Quitting screentime completely – does it work?

Quitting screentime completely – does it work? Have you tried it with your family?

How much time our kids spend in front of a screen is something we have almost always been “strict” about in our household.

Generally speaking, we’re not big TV watchers and our kids don’t own tablets or iPads. Therefore limiting screen time for our children (usually around the American Academy of Pediatrics guidelines) has proven to be a reasonable practice for us.

It wasn’t until this past summer when I started working from home full time that I found myself stretching an hour to an hour and a half or allowing just one more episode of Pokemon so I could get in a few more emails quietly.

I also realized that I wasn’t counting when we passively had the news on in the background as TV time. Clearly we weren’t always setting a stellar example for our kids. We tended to use our phones during what should have been family time.

Even on the days when our children weren’t directly watching TV, they were still exposed to some sort of screen. I started to notice it in their behavior.

They both started to repeat some things they heard on the news and in some (G-rated) shows. We thought these were appropriate, but realized were not based on our family standards. And during the very few times that we did allow some kind of game playing on one of our devices, it was meltdown central as soon as their time was up.

Somehow, screen time had turned into an activity that got worked into our day. It just became part of our daily schedule.

Quitting screentime for kids

That’s when I decided to go cold turkey.

No more TV. No more devices. No more screens.

Spoiler alert: It ended up making a tremendous difference for our entire family.

There is no doubt we live in a digitally-driven and media-focused society. I’m finding it harder and harder to monitor what my children are consuming.

I put many limitations and restrictions on what my children are being exposed to. But I found myself spending so much time doing so that I wondered, What’s the point?

The funny thing is, almost 100% of the time, my kids would rather participate in an outdoor activity. Alternatively they would use their creativity through indoor play than spend their time watching TV.

So, my plan was to stop offering it as an option. After the first week of implementing my strategy, I realized they didn’t even notice. Rather than work it into the day, we just filled that old TV time with other activities.

This meant that sometimes the kids were “bored” and had to use their imaginations to make up a game. It also meant that I couldn’t always count on TV time to get things done and I had to rearrange my schedule a bit.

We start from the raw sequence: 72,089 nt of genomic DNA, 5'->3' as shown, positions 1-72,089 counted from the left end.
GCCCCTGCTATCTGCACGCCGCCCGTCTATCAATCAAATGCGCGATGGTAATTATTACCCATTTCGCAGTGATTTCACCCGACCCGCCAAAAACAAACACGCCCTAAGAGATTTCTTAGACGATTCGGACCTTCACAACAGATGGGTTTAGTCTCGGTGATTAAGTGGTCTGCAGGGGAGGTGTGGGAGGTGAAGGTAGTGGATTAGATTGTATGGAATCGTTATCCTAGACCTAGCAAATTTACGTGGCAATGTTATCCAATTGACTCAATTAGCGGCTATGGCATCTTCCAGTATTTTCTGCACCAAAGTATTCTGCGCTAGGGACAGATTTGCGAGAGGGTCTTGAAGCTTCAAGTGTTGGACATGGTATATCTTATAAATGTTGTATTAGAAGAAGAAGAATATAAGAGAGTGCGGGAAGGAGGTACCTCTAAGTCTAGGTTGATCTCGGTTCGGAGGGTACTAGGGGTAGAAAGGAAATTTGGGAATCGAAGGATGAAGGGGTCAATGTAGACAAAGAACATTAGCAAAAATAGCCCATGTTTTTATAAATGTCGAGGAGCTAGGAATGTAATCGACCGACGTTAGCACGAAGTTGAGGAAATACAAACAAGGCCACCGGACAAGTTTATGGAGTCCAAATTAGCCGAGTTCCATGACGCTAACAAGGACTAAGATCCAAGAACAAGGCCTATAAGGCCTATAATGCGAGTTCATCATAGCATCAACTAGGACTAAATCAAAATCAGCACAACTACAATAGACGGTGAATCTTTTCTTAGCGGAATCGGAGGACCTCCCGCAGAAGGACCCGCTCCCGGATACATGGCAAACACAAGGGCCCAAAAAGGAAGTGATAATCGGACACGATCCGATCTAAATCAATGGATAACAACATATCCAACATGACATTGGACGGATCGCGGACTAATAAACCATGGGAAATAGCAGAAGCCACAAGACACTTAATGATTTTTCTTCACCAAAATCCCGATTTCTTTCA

It was amazing to see the immediate shift in their behavior—they became calmer and the defiant behavior significantly decreased. They were more creative with their time and energy. Watching them pick up a book instead of begging to watch a movie was a proud mom moment!

It was also obvious that my husband and I needed to take a look at our own media consumption. Clearly we needed to lead by example. We need to work, so we couldn’t cut out all forms of screens, but we put some major restrictions on our digital use as well.

Instead of immediately grabbing our phones in the morning, we spent the first few moments of the day connecting with each other and being more present while we got the kids ready for school.

Instead of watching the news, we used that time to enjoy breakfast as a family. We waited to turn on the TV to get the latest news until drop off was complete.

We set guidelines around phone use in the evening. We made it a point to put our phones down when one of the kids asked a question or needed our undivided attention.

We had quiet time in the evening before bed and even found some family games to play. Once we realized that our son’s nightmares were no longer a nightly occurrence, it wasn’t hard to figure out why.

It has been several months since we made this change.We do occasionally enjoy a movie night or spend a good chunk of a Sunday watching football, but our kids are exposed to screens rarely these days.

If they ask, we suggest a different option and often have to put our agenda aside and engage with them. As soon as we do, they forget about that game on the iPad or show they were asking for five minutes ago. We get an opportunity to tap into our childhood through play which we’ve really enjoyed.

The result of cutting screen time out of our lives has been getting to enjoy more quality time together. They are far more important than anything a screen has to offer. We’ve found we don’t have to become overloaded with media, even in a media-driven culture. I would even go as far as saying—it has saved our kids and our family.

Quitting screentime completely has worked for our family. I suggest you try it with your family!